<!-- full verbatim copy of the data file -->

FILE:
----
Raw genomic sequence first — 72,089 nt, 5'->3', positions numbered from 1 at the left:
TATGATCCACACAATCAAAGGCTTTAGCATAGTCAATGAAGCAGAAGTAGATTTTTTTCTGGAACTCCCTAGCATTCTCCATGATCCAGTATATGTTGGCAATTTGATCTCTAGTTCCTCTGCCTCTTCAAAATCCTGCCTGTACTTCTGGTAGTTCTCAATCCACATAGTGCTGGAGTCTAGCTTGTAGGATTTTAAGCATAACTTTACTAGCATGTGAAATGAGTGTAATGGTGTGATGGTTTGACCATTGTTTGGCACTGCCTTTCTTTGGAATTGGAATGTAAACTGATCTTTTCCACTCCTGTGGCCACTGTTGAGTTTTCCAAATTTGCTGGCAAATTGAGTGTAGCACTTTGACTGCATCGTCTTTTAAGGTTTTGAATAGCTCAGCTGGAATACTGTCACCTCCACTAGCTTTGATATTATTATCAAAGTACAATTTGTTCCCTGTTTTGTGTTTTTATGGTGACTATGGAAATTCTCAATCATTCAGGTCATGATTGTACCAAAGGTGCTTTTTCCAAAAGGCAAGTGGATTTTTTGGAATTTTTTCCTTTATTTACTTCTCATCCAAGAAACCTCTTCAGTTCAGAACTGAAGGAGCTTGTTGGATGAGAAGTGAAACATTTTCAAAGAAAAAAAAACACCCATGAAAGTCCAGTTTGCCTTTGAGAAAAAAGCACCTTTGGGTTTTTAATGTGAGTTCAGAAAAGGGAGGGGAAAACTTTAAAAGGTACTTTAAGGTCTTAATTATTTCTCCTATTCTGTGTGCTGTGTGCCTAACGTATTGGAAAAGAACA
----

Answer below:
Raw genomic sequence first — 72,089 nt, 5'->3', positions numbered from 1 at the left:
TATGATCCACACAATCAAAGGCTTTAGCATAGTCAATGAAGCAGAAGTAGATTTTTTTCTGGAACTCCCTAGCATTCTCCATGATCCAGTATATGTTGGCAATTTGATCTCTAGTTCCTCTGCCTCTTCAAAATCCTGCCTGTACTTCTGGTAGTTCTCAATCCACATAGTGCTGGAGTCTAGCTTGTAGGATTTTAAGCATAACTTTACTAGCATGTGAAATGAGTGTAATGGTGTGATGGTTTGACCATTGTTTGGCACTGCCTTTCTTTGGAATTGGAATGTAAACTGATCTTTTCCACTCCTGTGGCCACTGTTGAGTTTTCCAAATTTGCTGGCAAATTGAGTGTAGCACTTTGACTGCATCGTCTTTTAAGGTTTTGAATAGCTCAGCTGGAATACTGTCACCTCCACTAGCTTTGATATTATTATCAAAGTACAATTTGTTCCCTGTTTTGTGTTTTTATGGTGACTATGGAAATTCTCAATCATTCAGGTCATGATTGTACCAAAGGTGCTTTTTCCAAAAGGCAAGTGGATTTTTTGGAATTTTTTCCTTTATTTACTTCTCATCCAAGAAACCTCTTCAGTTCAGAACTGAAGGAGCTTGTTGGATGAGAAGTGAAACATTTTCAAAGAAAAAAAAACACCCATGAAAGTCCAGTTTGCCTTTGAGAAAAAAGCACCTTTGGGTTTTTAATGTGAGTTCAGAAAAGGGAGGGGAAAACTTTAAAAGGTACTTTAAGGTCTTAATTATTTCTCCTATTCTGTGTGCTGTGTGCCTAACGTATTGGAAAAGAACA